By Ruby Thomas, Record Staff Writer
Undocumented immigrant families who call the Archdiocese of Louisville home are living in fear of arrest and deportation, so much so they will not contact the police to report crimes, according to speakers at the “Share the Journey Immigration Workshop” March 3 at Holy Family Church’s Saffin Center on Poplar Level Road.
Father Joseph Rankin, Vicar for Hispanic Ministry in the Archdiocese of Louisville, was one of the speakers on a panel discussion entitled “What Is Happening Around Us?” Father Rankin — who serves a large Hispanic community as pastor of St. Rita Church — told participants that some members of his parish are “self-deporting.” These immigrants, instead of waiting in fear of arrest and deportation, are choosing to return to their native countries leaving their American-born children in the care of older siblings and family members.
“That scares me to death,” said Father Rankin.
The event, sponsored by Catholic Charities of Louisville, drew about 80 people. Among them were priests of the Archdiocese of Louisville and the Diocese of Lexington, Ky.; community leaders, including Louisville Metro Police Department (LMPD) chief Steve Conrad, laity and Hispanic leaders.
The day started with participants listening to a video message from Archbishop Joseph E. Kurtz, followed by a presentation of the church’s teachings on immigration by Deacon Lucio Caruso of Catholic Charities.
Deacon Caruso shared five principles from church teaching that relate to immigration:
- People have the right to opportunities and to find what they need to survive in their own countries.
- Individuals have the right to migrate to support themselves and their families. This principle, said Deacon Caruso, is based on the church’s teaching that everything on earth belongs to everyone.
- Sovereign nations have the right to reasonably control their borders. “The church doesn’t teach open borders with no process,” said Deacon Caruso. This, however, is not “an absolute right when people are in great need.”
- Immigrants should be protected by the global community.
- And, every person has God-given rights and inherent dignity that should be respected.
The workshop also included presentations about local laws affecting immigrants. The city’s police chief spoke on this subject, telling listeners that immigrants, documented or not, have nothing to fear from his officers.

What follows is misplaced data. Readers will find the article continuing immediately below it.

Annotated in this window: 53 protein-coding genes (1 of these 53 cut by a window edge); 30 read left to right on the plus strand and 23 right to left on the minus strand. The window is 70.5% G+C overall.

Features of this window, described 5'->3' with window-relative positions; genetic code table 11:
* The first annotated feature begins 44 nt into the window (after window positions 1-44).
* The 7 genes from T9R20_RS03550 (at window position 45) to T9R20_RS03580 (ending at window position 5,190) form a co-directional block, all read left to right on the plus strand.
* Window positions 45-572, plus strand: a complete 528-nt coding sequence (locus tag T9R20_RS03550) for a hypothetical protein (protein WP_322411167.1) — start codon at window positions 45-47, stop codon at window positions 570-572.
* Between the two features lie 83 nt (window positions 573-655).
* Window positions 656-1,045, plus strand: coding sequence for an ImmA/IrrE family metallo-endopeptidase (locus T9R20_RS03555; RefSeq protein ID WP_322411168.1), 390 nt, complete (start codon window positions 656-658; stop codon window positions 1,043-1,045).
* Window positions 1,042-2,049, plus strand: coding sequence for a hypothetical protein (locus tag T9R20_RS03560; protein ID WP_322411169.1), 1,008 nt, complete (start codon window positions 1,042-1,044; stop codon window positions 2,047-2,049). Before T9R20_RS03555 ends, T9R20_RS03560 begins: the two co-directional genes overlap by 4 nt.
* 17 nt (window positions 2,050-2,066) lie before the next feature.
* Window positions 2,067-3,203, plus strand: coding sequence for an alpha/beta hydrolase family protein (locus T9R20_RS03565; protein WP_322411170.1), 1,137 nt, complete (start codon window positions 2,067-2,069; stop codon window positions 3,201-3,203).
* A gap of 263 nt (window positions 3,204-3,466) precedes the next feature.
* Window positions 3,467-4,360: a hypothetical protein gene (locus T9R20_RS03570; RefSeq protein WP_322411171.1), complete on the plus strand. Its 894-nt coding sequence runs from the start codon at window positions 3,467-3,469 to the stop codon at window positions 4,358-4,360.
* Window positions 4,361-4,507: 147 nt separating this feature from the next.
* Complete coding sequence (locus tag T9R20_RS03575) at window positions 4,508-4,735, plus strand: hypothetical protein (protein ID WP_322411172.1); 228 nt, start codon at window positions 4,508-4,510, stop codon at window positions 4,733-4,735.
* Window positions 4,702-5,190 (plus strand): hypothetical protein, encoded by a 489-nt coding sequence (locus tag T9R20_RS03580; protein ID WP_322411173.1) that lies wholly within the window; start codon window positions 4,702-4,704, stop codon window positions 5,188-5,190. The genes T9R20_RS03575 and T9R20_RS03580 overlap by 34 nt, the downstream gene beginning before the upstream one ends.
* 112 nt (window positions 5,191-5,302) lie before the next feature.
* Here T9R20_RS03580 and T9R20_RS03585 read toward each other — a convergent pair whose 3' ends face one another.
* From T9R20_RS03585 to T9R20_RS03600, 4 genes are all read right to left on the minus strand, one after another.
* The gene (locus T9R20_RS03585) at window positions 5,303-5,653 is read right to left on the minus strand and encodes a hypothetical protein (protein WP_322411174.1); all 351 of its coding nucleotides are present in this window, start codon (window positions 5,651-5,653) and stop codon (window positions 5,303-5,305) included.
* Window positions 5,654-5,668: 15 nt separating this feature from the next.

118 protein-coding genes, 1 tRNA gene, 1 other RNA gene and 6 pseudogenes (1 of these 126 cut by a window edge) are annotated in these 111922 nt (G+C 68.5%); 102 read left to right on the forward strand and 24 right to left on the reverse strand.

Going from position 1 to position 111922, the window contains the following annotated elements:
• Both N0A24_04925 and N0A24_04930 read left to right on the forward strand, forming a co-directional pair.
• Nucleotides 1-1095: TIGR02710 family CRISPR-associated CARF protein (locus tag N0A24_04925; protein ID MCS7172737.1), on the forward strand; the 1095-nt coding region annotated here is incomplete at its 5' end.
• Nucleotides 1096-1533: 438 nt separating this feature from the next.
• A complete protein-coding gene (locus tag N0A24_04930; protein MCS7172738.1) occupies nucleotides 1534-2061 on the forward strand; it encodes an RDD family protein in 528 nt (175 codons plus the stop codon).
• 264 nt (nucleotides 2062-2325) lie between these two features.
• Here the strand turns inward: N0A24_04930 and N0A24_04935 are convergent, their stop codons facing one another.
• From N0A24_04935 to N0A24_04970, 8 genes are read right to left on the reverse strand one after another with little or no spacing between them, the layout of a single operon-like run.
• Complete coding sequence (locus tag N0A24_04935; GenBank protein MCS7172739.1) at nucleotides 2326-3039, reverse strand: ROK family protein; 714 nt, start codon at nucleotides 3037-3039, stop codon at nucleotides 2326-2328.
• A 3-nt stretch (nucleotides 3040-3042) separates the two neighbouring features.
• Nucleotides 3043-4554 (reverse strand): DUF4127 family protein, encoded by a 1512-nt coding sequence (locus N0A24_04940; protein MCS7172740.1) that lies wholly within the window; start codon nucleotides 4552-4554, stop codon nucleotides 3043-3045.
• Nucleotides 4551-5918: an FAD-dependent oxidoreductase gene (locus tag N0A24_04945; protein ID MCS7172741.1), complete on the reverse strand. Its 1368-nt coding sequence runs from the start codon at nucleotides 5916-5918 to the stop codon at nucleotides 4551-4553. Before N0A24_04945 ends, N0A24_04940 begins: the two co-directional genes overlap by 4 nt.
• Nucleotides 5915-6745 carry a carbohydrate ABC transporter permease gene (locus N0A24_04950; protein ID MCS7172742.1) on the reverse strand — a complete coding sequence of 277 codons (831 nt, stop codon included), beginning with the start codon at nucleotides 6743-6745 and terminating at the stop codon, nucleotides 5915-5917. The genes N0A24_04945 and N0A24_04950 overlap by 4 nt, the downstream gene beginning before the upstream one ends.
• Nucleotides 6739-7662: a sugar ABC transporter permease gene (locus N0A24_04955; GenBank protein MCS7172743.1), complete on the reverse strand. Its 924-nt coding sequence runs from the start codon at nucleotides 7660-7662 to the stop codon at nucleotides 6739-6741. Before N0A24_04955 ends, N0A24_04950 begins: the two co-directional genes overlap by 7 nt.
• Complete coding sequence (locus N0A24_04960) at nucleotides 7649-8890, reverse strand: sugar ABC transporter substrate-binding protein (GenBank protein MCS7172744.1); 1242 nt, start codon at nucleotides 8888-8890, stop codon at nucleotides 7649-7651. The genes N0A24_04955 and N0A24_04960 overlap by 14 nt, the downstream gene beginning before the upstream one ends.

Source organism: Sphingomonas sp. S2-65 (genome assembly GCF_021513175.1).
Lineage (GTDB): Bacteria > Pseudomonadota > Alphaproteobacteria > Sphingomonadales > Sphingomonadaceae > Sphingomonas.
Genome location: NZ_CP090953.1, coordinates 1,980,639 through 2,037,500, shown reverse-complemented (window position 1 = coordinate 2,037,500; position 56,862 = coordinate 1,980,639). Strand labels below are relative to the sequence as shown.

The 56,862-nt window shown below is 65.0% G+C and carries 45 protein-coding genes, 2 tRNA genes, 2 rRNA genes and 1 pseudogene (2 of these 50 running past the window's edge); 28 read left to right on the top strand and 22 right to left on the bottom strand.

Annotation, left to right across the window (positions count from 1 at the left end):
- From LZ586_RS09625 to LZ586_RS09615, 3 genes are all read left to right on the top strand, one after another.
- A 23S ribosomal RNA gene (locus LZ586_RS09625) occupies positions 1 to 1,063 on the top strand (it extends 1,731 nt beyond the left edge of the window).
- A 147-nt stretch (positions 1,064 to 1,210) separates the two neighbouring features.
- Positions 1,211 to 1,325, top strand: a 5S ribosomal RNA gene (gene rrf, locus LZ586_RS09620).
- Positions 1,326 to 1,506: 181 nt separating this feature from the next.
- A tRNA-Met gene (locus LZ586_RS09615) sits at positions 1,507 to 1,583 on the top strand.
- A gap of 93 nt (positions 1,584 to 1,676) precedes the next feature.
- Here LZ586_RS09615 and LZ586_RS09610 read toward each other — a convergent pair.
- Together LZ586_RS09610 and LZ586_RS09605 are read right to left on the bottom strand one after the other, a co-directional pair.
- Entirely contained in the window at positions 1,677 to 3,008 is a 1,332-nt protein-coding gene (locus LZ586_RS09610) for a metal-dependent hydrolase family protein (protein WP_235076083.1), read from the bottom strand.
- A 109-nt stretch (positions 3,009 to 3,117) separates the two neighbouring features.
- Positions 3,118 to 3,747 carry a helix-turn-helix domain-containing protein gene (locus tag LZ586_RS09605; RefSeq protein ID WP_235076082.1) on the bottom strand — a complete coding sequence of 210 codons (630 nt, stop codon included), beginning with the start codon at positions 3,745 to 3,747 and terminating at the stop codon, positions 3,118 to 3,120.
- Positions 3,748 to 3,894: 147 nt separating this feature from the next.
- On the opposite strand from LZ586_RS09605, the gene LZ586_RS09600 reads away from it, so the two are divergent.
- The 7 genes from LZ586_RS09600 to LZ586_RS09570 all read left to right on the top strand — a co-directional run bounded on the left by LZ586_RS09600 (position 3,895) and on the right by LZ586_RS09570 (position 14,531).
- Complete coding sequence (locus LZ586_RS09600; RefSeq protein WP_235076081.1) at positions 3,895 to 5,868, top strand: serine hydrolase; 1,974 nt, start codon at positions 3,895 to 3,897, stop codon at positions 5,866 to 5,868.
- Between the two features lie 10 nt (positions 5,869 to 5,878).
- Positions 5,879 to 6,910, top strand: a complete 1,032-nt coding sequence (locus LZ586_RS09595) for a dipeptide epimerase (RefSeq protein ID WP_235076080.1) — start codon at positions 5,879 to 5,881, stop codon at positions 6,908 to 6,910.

Conrad said LMPD’s relationship with immigrants was damaged last year after it was reported that LMPD officers collaborated with Immigration and Customs Enforcement (ICE) officers to enforce federal immigration laws.
The chief said there were instances where his officers had legitimate reasons to be present, but in some instances, ICE officers were only “using” the LMPD to get individuals to open their door.
Conrad said he was sorry and told the audience that those incidents “should not have occurred.” The “mistake” has been corrected, he said.
“The last thing the city wants is for people to feel they cannot contact the police,” said Conrad. The LMPD has “no role whatsoever in enforcing immigration laws.” Police officers are “here to make the city safe for everyone. Immigration status means nothing to us,” he said.
Since that report, a new LMPD policy dictates how officers work with ICE officers. Conrad said if an officer’s behavior is not what it should be, he wants to know.
“I can’t fix it if I don’t know about it. I’ll make it right,” he said.
Participants also heard a keynote address from Michelle Sardone of the Catholic Legal Immigration Network Inc., (CLINIC) — a national group created by the U.S. Conference of Catholic Bishops.
Sardone presented an update on federal immigration laws via webinar — winter weather caused her flight from Washington, D.C., to be canceled.
Sardone’s presentation included an update on the Deferred Action for Childhood Arrivals (DACA) program and information on how immigrants go about applying for U.S. citizenship or permanent residency.
She also shared information on special visas available to individuals who were the victims of crimes or human trafficking.